Among the issues covered in bills introduced at the Virginia General Assembly are ticket cameras, traffic incident reports, right-of-way, towing, older drivers and lap pets.
The first bill is intended to improve safety, and cut into profits, by standardizing yellow times at intersections around the state posted with red-light cameras.
The devices are used in nine communities and two counties in the state.
Sponsored by Delegate Scott Lingamfelter, R-Prince William, HB255 would require that all red-light cameras have yellow times of at least three seconds.
According to the National Motorists Association, lengthening yellow times reduces red-light running incidents 60 to 90 percent.
"It will almost always reduce violation rates far more than cameras," said NMA consultant Jim Walker.
A related bill covers engineering analysis that must be done before local governments can post ticket cameras. Delegate Joseph Morrissey, D-Henrico, offered a bill that would also require an analysis be performed before a ticket program can be renewed.
HB116 also specifies that photo-monitoring of lanes where turns are permitted could only be authorized if a safety analysis determines that "a flashing yellow arrow signal indication would not adequately control the movement."
The Owner-Operator Independent Drivers Association supports efforts to limit ticket cameras. OOIDA officials say the focus on the revenue-generating devices ignores the more logical and reasoned approach to roads and traffic.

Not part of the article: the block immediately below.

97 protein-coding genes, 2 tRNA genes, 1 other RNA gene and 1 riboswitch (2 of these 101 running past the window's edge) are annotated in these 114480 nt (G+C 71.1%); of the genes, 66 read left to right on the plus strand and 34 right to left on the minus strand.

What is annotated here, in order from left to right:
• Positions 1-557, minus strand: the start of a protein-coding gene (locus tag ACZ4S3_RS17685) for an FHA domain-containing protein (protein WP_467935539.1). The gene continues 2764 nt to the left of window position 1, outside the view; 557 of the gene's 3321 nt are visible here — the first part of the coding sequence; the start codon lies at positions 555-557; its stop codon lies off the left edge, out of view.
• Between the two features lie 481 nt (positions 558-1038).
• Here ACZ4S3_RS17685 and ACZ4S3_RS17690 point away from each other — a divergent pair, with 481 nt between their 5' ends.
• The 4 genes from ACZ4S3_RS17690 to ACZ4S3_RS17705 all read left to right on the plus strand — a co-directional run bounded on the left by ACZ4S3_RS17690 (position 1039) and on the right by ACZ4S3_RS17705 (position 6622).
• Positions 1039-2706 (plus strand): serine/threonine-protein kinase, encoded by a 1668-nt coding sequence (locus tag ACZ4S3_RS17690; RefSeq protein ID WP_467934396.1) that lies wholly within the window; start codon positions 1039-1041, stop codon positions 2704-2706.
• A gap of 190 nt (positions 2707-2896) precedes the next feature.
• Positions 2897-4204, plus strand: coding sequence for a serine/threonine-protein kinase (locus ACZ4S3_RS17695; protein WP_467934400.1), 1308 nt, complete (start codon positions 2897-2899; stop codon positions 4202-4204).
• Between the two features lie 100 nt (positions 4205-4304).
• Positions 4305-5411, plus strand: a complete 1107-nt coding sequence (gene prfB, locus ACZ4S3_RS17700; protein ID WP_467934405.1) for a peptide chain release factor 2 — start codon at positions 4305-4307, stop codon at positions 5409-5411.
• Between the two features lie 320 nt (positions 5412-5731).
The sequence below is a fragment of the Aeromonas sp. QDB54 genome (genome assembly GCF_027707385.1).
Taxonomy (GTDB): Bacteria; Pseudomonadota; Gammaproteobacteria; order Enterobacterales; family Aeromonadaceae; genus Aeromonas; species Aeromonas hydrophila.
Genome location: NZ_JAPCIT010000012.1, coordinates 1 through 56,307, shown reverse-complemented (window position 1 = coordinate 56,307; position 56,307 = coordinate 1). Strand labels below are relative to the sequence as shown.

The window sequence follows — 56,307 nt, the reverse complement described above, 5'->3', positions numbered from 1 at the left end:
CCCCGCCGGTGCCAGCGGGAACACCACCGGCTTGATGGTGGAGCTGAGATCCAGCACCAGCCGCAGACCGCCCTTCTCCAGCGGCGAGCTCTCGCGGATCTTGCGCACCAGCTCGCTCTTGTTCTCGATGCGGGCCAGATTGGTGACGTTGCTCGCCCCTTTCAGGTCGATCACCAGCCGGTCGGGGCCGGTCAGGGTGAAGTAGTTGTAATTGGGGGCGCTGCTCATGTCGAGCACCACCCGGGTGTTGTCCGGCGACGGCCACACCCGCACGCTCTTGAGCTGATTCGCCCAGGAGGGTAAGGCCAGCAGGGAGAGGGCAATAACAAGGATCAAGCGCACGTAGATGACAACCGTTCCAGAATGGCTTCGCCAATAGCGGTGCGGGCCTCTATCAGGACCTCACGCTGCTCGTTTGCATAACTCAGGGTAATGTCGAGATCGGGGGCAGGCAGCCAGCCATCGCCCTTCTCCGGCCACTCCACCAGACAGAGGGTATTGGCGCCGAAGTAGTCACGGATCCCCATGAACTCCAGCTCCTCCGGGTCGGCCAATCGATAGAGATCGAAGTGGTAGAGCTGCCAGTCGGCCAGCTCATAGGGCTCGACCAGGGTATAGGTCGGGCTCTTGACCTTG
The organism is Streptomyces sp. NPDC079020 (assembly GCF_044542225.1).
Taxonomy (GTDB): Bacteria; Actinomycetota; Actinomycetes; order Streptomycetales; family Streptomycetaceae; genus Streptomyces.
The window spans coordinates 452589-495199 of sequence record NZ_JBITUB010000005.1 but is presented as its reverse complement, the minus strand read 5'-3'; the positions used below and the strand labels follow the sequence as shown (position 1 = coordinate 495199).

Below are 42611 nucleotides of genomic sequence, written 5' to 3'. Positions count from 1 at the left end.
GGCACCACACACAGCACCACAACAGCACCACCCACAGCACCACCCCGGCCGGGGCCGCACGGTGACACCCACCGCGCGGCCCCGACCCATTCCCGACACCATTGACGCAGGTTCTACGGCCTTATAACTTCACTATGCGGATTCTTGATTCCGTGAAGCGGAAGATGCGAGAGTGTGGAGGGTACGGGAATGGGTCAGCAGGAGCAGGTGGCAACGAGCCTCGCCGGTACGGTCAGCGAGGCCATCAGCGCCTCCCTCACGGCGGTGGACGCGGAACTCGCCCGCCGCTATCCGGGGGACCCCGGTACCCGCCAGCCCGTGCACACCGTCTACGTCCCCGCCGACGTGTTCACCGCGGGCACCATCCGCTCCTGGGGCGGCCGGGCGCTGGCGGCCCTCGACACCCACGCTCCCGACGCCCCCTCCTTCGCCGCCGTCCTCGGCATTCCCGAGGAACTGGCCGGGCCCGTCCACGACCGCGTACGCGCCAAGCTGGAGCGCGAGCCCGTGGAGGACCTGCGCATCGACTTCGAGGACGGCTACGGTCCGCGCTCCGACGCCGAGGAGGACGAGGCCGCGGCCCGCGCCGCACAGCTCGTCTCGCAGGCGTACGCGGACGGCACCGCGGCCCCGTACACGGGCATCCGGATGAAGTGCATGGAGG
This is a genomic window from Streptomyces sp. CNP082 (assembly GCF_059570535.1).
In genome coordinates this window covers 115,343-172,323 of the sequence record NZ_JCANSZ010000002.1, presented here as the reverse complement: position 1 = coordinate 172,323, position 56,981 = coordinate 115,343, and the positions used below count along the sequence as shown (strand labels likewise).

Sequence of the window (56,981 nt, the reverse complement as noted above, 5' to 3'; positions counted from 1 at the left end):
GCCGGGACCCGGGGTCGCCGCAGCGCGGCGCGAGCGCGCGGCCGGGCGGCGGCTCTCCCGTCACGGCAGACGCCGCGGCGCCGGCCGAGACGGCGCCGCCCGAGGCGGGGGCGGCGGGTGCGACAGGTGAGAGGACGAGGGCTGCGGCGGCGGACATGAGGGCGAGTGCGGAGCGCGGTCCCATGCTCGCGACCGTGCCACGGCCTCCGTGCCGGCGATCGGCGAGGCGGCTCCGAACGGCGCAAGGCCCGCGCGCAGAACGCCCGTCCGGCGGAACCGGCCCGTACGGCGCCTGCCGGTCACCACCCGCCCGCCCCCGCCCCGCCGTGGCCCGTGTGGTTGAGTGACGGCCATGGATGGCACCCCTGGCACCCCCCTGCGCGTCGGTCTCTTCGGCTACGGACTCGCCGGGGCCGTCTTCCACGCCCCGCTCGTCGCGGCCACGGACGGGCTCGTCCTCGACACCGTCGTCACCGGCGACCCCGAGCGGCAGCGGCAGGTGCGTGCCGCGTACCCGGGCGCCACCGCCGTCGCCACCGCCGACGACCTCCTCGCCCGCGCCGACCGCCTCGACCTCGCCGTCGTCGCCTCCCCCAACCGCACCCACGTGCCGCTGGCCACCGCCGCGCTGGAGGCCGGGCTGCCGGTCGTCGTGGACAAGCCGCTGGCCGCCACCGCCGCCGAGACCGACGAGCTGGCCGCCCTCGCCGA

OOIDA Executive Vice President Todd Spencer has said the goal should be to keep traffic moving in as safe a manner as possible. He has also said that communities would be better served to pursue "intelligent traffic lights that actually monitor traffic and are triggered by traffic flow."
Other bills of interest introduced at the Virginia General Assembly include:
- SB99 would require State Police to make available copies of traffic incident reports upon request.
- HB277 would clarify the responsibility of drivers to yield the right-of-way to allow pedestrians to cross highways at marked crosswalks. Specifically, drivers would be required to stop whenever a pedestrian is waiting in the highway median. Violators would face fines of up to $500.
- SB8 would permit people convicted of violent crimes to become tow truck drivers 15 years after their conviction. State law now prohibits offenders of violent crimes from registering to drive a tow truck.
- SB180 would require drivers at age 75 – down from 80 – to appear for an in-person license renewal with vision test. License renewals would also be required ever five years instead of every eight years under current law. A course in crash prevention would also be made available in lieu of sentences for driving offenses.
- HB212 would end free rein to pets inside cars and trucks. The bill would forbid anyone to hold a pet while driving.
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